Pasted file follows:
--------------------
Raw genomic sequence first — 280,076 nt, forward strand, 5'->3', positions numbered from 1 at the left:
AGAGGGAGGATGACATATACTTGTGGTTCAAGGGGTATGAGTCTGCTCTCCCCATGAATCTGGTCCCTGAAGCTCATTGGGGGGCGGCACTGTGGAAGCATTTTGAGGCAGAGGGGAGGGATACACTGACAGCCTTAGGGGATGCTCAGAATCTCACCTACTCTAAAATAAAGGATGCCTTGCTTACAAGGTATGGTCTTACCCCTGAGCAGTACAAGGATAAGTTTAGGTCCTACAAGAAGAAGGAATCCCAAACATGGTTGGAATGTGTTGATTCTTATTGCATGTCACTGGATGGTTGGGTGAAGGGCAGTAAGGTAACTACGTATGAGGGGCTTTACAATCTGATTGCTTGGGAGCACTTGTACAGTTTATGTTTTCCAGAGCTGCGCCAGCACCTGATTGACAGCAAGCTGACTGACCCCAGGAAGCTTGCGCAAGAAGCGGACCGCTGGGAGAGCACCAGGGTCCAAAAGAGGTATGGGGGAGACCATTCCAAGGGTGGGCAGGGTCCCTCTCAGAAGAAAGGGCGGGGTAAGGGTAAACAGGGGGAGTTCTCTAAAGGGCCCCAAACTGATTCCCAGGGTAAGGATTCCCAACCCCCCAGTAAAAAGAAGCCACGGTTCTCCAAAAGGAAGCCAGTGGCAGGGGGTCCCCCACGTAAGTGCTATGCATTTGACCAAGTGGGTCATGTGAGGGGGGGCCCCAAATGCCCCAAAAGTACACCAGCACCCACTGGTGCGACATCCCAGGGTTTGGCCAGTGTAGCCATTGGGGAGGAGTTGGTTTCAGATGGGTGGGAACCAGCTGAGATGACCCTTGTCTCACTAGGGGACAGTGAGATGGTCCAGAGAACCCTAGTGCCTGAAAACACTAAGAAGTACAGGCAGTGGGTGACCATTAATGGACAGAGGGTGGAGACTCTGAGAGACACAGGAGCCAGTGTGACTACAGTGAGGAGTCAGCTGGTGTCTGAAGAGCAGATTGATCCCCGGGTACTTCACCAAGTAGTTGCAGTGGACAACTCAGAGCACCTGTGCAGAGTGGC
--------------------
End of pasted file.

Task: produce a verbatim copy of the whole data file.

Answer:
Raw genomic sequence first — 280,076 nt, forward strand, 5'->3', positions numbered from 1 at the left:
AGAGGGAGGATGACATATACTTGTGGTTCAAGGGGTATGAGTCTGCTCTCCCCATGAATCTGGTCCCTGAAGCTCATTGGGGGGCGGCACTGTGGAAGCATTTTGAGGCAGAGGGGAGGGATACACTGACAGCCTTAGGGGATGCTCAGAATCTCACCTACTCTAAAATAAAGGATGCCTTGCTTACAAGGTATGGTCTTACCCCTGAGCAGTACAAGGATAAGTTTAGGTCCTACAAGAAGAAGGAATCCCAAACATGGTTGGAATGTGTTGATTCTTATTGCATGTCACTGGATGGTTGGGTGAAGGGCAGTAAGGTAACTACGTATGAGGGGCTTTACAATCTGATTGCTTGGGAGCACTTGTACAGTTTATGTTTTCCAGAGCTGCGCCAGCACCTGATTGACAGCAAGCTGACTGACCCCAGGAAGCTTGCGCAAGAAGCGGACCGCTGGGAGAGCACCAGGGTCCAAAAGAGGTATGGGGGAGACCATTCCAAGGGTGGGCAGGGTCCCTCTCAGAAGAAAGGGCGGGGTAAGGGTAAACAGGGGGAGTTCTCTAAAGGGCCCCAAACTGATTCCCAGGGTAAGGATTCCCAACCCCCCAGTAAAAAGAAGCCACGGTTCTCCAAAAGGAAGCCAGTGGCAGGGGGTCCCCCACGTAAGTGCTATGCATTTGACCAAGTGGGTCATGTGAGGGGGGGCCCCAAATGCCCCAAAAGTACACCAGCACCCACTGGTGCGACATCCCAGGGTTTGGCCAGTGTAGCCATTGGGGAGGAGTTGGTTTCAGATGGGTGGGAACCAGCTGAGATGACCCTTGTCTCACTAGGGGACAGTGAGATGGTCCAGAGAACCCTAGTGCCTGAAAACACTAAGAAGTACAGGCAGTGGGTGACCATTAATGGACAGAGGGTGGAGACTCTGAGAGACACAGGAGCCAGTGTGACTACAGTGAGGAGTCAGCTGGTGTCTGAAGAGCAGATTGATCCCCGGGTACTTCACCAAGTAGTTGCAGTGGACAACTCAGAGCACCTGTGCAGAGTGGC